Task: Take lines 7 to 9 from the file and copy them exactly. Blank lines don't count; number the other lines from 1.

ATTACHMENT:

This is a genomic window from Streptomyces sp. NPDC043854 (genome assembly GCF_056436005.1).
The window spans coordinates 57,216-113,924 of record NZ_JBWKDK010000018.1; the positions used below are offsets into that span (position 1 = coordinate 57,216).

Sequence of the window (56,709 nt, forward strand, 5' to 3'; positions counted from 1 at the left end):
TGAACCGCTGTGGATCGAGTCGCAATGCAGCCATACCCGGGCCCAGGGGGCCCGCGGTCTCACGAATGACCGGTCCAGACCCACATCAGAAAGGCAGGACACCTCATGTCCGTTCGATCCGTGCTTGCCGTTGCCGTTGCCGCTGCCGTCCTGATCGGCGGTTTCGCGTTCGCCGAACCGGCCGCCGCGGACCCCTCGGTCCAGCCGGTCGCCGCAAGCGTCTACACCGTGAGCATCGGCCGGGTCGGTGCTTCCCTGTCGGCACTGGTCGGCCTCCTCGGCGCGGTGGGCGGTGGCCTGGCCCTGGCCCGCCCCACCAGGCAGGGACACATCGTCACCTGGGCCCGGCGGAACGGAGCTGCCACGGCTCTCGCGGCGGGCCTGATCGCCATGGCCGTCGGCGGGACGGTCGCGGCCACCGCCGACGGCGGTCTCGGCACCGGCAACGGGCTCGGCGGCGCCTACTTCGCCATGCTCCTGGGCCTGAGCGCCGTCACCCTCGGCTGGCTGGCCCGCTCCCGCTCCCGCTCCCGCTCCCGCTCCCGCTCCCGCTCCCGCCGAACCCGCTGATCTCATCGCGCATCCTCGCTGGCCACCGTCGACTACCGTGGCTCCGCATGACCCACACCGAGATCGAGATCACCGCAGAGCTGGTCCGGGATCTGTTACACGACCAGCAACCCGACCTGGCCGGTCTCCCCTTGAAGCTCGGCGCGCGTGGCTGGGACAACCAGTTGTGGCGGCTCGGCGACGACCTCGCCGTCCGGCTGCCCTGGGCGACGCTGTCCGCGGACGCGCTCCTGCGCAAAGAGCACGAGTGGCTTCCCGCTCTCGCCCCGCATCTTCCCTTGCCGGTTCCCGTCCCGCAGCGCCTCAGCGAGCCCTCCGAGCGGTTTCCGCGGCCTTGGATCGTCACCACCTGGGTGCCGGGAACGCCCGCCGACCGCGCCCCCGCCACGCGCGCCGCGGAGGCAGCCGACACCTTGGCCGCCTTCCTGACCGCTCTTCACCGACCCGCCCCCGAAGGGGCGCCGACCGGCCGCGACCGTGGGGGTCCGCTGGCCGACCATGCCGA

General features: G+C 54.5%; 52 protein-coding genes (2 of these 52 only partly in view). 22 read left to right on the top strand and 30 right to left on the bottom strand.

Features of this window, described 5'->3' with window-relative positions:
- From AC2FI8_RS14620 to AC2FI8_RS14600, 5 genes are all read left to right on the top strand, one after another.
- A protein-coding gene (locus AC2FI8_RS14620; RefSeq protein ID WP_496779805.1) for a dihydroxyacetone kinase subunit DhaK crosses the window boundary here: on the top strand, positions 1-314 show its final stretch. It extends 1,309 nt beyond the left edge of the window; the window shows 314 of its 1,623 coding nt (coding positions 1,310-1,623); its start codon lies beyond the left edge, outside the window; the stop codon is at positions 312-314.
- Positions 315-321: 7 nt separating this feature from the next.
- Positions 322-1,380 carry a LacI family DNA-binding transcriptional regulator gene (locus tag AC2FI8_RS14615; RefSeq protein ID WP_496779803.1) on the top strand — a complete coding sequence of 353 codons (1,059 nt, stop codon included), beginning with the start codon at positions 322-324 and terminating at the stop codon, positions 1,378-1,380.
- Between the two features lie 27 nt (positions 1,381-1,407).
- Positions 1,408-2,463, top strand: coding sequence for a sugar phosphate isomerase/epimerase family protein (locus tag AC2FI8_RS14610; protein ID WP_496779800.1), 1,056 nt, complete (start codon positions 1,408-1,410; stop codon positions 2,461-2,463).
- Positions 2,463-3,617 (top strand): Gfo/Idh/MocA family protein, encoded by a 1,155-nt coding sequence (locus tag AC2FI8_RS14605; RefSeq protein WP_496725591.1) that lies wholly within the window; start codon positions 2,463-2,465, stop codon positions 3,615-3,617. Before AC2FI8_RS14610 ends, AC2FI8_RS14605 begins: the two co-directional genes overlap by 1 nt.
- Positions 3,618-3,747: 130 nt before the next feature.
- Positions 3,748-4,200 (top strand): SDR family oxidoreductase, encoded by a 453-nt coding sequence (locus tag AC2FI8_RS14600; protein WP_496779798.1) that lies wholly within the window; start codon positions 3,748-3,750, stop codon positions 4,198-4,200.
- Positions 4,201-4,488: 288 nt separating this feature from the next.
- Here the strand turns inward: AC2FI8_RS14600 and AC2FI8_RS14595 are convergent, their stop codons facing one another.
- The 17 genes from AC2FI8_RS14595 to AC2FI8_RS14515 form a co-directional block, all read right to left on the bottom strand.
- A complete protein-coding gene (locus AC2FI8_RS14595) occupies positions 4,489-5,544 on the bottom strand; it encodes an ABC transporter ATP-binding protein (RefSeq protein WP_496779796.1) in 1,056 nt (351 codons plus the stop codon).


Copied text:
- From AC2FI8_RS14620 to AC2FI8_RS14600, 5 genes are all read left to right on the top strand, one after another.
- A protein-coding gene (locus AC2FI8_RS14620; RefSeq protein ID WP_496779805.1) for a dihydroxyacetone kinase subunit DhaK crosses the window boundary here: on the top strand, positions 1-314 show its final stretch. It extends 1,309 nt beyond the left edge of the window; the window shows 314 of its 1,623 coding nt (coding positions 1,310-1,623); its start codon lies beyond the left edge, outside the window; the stop codon is at positions 312-314.
- Positions 315-321: 7 nt separating this feature from the next.